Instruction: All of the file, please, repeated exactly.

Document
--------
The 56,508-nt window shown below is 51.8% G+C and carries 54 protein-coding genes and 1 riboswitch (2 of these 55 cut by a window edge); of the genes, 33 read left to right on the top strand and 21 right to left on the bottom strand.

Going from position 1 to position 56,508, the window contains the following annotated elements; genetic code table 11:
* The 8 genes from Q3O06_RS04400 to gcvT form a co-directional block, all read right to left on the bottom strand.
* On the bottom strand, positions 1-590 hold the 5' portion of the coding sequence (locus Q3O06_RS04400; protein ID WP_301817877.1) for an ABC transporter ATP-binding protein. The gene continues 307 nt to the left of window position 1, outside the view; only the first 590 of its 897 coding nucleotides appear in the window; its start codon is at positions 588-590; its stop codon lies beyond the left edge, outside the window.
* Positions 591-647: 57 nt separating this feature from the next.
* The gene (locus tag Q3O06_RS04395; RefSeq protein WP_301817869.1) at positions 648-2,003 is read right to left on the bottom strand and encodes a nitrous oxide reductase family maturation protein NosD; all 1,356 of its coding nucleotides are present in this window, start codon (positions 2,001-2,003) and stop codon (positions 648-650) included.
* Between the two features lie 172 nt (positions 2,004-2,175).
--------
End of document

The 56,508-nt window shown below is 51.8% G+C and carries 54 protein-coding genes and 1 riboswitch (2 of these 55 cut by a window edge); of the genes, 33 read left to right on the top strand and 21 right to left on the bottom strand.

Going from position 1 to position 56,508, the window contains the following annotated elements; genetic code table 11:
* The 8 genes from Q3O06_RS04400 to gcvT form a co-directional block, all read right to left on the bottom strand.
* On the bottom strand, positions 1-590 hold the 5' portion of the coding sequence (locus Q3O06_RS04400; protein ID WP_301817877.1) for an ABC transporter ATP-binding protein. The gene continues 307 nt to the left of window position 1, outside the view; only the first 590 of its 897 coding nucleotides appear in the window; its start codon is at positions 588-590; its stop codon lies beyond the left edge, outside the window.
* Positions 591-647: 57 nt separating this feature from the next.
* The gene (locus tag Q3O06_RS04395; RefSeq protein WP_301817869.1) at positions 648-2,003 is read right to left on the bottom strand and encodes a nitrous oxide reductase family maturation protein NosD; all 1,356 of its coding nucleotides are present in this window, start codon (positions 2,001-2,003) and stop codon (positions 648-650) included.
* Between the two features lie 172 nt (positions 2,004-2,175).